“So how does this work,” you ask. When the phrase “An apple a day keeps the doctor away”1 was coined, no one imagined the findings of this clinical study2 and its incredible mechanism of action reported here. That exciting discovery is that it is that phytonutrients/phytochemicals, not vitamins and minerals, that the Creator included in apples that accounts for the incredible health properties reported here. Kiwis have far more nutrients than apples; however, kiwis do not contain apples’ phytonutrients with their incredible preventative benefits in this British report that are owing to synergism. On average an apple has approx. 5.5 mg. vit. C complex, a small amount of the required daily amount of vitamin C though apple’s vitamin C is the entire vitamin C, the vitamin C complex not just ascorbic acid, the “outer shell’ referred to conventionally as “vitamin C”). Yet this UK report clearly reveals the synergistic effect including peeling is as 1,500 mg. of vitamin C in each apple, a good recommended daily amount!
I have long said that when the synergism is considered (meaning the whole is greater than its parts), the half of the benefits of fresh, whole foods still have not yet been discovered! Also, more findings are needed of the eating of certain fresh, whole foods together, e.g., grapes and figs are most often found mentioned together in Scripture. We have yet to see a scientific report on the major benefits of that combination.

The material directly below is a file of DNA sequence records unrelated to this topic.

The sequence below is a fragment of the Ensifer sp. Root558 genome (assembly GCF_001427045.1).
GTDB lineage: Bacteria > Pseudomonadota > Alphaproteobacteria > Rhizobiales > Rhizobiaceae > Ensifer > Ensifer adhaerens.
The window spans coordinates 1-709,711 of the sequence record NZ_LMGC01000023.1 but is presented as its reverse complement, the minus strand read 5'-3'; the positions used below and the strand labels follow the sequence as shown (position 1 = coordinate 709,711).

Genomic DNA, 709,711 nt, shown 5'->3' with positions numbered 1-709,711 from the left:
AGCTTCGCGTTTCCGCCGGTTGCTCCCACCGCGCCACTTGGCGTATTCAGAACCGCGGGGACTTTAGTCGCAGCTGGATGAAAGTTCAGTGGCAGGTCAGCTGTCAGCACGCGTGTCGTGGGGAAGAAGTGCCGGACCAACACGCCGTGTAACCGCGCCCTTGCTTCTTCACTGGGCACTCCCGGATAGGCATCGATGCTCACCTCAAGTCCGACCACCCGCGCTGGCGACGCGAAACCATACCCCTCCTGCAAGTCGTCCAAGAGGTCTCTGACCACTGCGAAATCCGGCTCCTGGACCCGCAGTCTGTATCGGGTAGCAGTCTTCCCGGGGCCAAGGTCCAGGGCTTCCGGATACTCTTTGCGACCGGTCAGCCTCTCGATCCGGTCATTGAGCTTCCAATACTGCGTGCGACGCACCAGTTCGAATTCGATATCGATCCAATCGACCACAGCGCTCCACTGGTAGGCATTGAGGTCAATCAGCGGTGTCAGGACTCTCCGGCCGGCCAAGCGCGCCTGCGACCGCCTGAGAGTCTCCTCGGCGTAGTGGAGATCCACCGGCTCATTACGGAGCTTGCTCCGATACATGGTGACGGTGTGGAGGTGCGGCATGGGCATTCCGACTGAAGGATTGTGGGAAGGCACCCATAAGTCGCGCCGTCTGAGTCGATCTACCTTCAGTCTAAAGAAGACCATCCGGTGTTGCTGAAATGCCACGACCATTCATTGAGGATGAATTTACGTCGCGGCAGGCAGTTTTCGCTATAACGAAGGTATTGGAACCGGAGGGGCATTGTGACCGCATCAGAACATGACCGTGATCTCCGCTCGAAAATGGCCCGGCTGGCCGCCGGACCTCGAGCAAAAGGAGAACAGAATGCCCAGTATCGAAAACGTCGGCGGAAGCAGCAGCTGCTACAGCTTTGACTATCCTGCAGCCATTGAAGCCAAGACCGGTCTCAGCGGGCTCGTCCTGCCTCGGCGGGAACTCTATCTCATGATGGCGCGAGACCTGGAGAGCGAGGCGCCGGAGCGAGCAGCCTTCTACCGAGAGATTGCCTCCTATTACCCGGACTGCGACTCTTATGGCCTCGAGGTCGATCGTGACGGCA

Please note: fruit juices in general are very high in simple sugars and I do not recommend consuming them apart from an apple or other piece of low-sugar fruit as part of a juice formula such as found in recipes at this website. Also, fruit juices alone do not include the beneficial peeling very important for the phytonutrients' effects reported in this study2.
1 A number of variants of the rhyme were in circulation around the turn of the 20th century, a century ago. In 1913, Elizabeth Wright recorded a Devonian dialect version and also the first known mention of the version we use now, in Rustic Speech and Folk-lore: "Ait a happle avore gwain to bed, An' you'll make the doctor beg his bread; or as the more popular version runs: An apple a day Keeps the doctor away."